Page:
Technically Speaking: #NEvSKC

Photo credit: Kari Heistad/capturedimages.biz

Photo credit: Kari Heistad/capturedimages.biz

In the best-played MLS game I have seen this year, the New England Revolution gutted out a 2-0 victory over the defending champion Sporting Kansas City, scoring both their goals during second half stoppage time.

Prior to the stoppage time strikes, the biggest highlight – or more accurately, lowlight – was the red card given to Kansas City center back Aurelien Collin in the 74th minute, for a tackle deemed by referee Alan Kelly to be too dangerous. The call was debatable. It could’ve easily been a yellow card.

Even so, it should be considered only one of several factors that led to the game’s final score – a game both teams had practically an even chance to win. A tie would have been a fair result (and indeed the score was tied for more than 90 minutes).

Kansas City started the game strong, had more ball possession, especially in the first 15 minutes, and a few more scoring chances than the Revs. What the Revs had to counter this statistical advantage were four really excellent scoring chances, all better than Kansas City’s (with the possible exception of Sal Zizzo’s miss in the 26th minute).

In the 6th minute, Kansas City midfielder Oriol Rosell made a bad giveaway pass easily intercepted by Diego Fagundez. Fagundez passed to Lee Nguyen, whose quick shot well inside the KC penalty area was skillfully deflected by Collin. In the 14th minute, Jerry Bengtson had a wide-open opportunity, the kind that a goal poacher like himself should put away, but he hit it wide of the right post. In the 21st and 32nd minutes, Teal Bunbury had close-in shots, both well saved by keeper Eric Kronberg.

During regular time in the second half there were only five scoring chances – three for Kansas City and two for the Revs. Alex Martinez missed on two good shots, and Benny Feilhaber missed badly on his one golden opportunity. In the 80th minute, Kronberg had to punch away a Chris Tierney attempt, and in the 86th minute, Lee Nguyen fired a dangerous shot from outside the area.

From a technical standpoint, three poorly-executed shots on goal by Kansas City players stand out. The first was a flub by Toni Dovale (a Barcelona-trained player) in the 12th minute. Seth Sinovic fed him a nice cross in the 12th minute, a ball about 23 yards from the goal that should not have been difficult to get on target.

I can forgive shots that stray wide, but shots like this one that soar over the crossbar either betray basically deficient technique or lack of concentration. The second was a wide-open shot by Sal Zizzo in the 26th minute, from inside the box. He too missed well over the bar. The third was Feilhaber’s 76th-minute shot. As with Zizzo, his leg swing was wild and out of control. In soccer, as in golf and baseball, swinging too hard at the ball is usually counterproductive. You lose control.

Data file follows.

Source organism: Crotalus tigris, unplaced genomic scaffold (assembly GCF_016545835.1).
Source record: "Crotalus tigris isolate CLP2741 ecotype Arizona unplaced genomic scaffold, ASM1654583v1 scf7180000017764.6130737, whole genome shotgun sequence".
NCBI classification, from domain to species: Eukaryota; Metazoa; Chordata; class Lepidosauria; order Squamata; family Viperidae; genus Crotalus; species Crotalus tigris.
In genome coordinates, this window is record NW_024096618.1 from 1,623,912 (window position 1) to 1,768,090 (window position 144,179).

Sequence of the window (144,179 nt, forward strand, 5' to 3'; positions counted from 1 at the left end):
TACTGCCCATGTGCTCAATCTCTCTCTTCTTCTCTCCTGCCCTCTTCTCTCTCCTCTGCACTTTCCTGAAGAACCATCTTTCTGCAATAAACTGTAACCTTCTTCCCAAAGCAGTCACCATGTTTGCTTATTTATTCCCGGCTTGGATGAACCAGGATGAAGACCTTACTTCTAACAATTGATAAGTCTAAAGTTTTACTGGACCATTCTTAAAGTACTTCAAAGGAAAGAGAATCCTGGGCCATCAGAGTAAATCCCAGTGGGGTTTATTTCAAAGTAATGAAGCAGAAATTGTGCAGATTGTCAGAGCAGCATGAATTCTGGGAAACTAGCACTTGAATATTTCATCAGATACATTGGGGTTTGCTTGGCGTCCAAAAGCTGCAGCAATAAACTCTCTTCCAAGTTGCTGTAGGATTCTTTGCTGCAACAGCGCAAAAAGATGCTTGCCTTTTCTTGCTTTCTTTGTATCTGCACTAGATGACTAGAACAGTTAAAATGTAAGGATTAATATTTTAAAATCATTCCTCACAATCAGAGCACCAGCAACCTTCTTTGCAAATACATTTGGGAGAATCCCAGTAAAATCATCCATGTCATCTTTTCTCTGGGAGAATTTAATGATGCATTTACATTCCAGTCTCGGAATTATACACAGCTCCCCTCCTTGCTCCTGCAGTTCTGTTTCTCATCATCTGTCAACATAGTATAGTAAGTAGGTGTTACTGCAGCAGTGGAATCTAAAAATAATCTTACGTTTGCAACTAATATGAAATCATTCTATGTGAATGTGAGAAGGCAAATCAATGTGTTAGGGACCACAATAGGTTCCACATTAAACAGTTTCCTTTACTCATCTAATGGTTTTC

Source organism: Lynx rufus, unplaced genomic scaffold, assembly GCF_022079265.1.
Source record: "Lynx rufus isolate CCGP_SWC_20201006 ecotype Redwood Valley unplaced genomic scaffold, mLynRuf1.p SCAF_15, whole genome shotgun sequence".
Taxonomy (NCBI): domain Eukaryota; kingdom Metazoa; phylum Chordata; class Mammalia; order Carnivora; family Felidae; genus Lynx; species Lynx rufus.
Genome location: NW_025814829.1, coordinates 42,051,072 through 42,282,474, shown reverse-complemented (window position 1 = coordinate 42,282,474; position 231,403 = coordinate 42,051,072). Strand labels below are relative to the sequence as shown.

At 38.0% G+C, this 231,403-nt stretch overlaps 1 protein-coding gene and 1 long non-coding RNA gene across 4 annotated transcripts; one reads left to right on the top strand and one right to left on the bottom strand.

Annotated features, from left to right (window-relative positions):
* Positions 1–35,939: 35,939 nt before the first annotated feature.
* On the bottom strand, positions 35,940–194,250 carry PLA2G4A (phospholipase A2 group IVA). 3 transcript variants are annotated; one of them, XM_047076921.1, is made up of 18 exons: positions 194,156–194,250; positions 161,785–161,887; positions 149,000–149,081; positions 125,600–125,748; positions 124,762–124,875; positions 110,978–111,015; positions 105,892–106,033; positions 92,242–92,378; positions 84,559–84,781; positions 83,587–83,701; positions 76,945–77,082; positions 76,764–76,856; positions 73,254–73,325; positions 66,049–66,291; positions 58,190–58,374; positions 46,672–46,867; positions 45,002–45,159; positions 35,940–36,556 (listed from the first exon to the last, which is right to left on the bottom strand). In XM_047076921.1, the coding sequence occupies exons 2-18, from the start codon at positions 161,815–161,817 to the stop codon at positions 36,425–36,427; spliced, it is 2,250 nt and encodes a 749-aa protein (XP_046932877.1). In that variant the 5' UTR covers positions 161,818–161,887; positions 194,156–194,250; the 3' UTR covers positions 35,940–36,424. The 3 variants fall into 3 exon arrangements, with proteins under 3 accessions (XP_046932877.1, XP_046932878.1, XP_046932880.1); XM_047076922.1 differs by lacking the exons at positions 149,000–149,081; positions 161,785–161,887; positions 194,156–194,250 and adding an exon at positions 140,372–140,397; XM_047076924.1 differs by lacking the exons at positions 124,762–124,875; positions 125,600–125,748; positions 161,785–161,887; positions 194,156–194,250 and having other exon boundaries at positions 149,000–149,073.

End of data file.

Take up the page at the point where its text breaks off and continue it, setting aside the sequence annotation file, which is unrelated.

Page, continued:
But the biggest problem in all these misses was that the players pulled their heads up far too soon after making contact with the ball, aborting the leg follow-through and sending the ball up and over the crossbar.

My main point is that Kansas City had two excellent chances, and a good one to score. Converting on any of these three might have given them the win, but bad technique let them down. In this column, I often fault the Revs for finishing technique, but last night the technical lapses were mostly on the other side.

The Revs must be congratulated for the defensive clean sheet against one of the best offenses in the league. Despite the absence of Jose Goncalves and Kevin Alston, the defense was disciplined and well-prepared. I was especially pleased to see them running with the forwards instead of relying on the offside trap.

The game against Toronto will be interesting. I am curious how their new hotshots, Jermaine Defoe and Michael Bradley, are settling in.

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About Rick Sewall

Rick Sewall played four years at Yale University (1961 to 1965), nine years semi-pro for New Haven City (1966 to 1974), three years on the Connecticut Senior All-Star team (1972 to 1974), one year for the Boston Minutemen (1975), three years for Framingham Belenenses (LASA League, 1980 to 1982), and many years of over-30 and over-40. He has coached at all levels from kindergarten through college, including Boston Latin High School from 1986 to 1999 and girls’ club soccer from 1991 to 2005 (including two Mass. state championships) and runs camps and clinics focusing on technical training. A USSF B licensed coach, he was taught by, played with, and has coached with and for Hubert Vogelsinger, his primary soccer mentor, for over 40 years.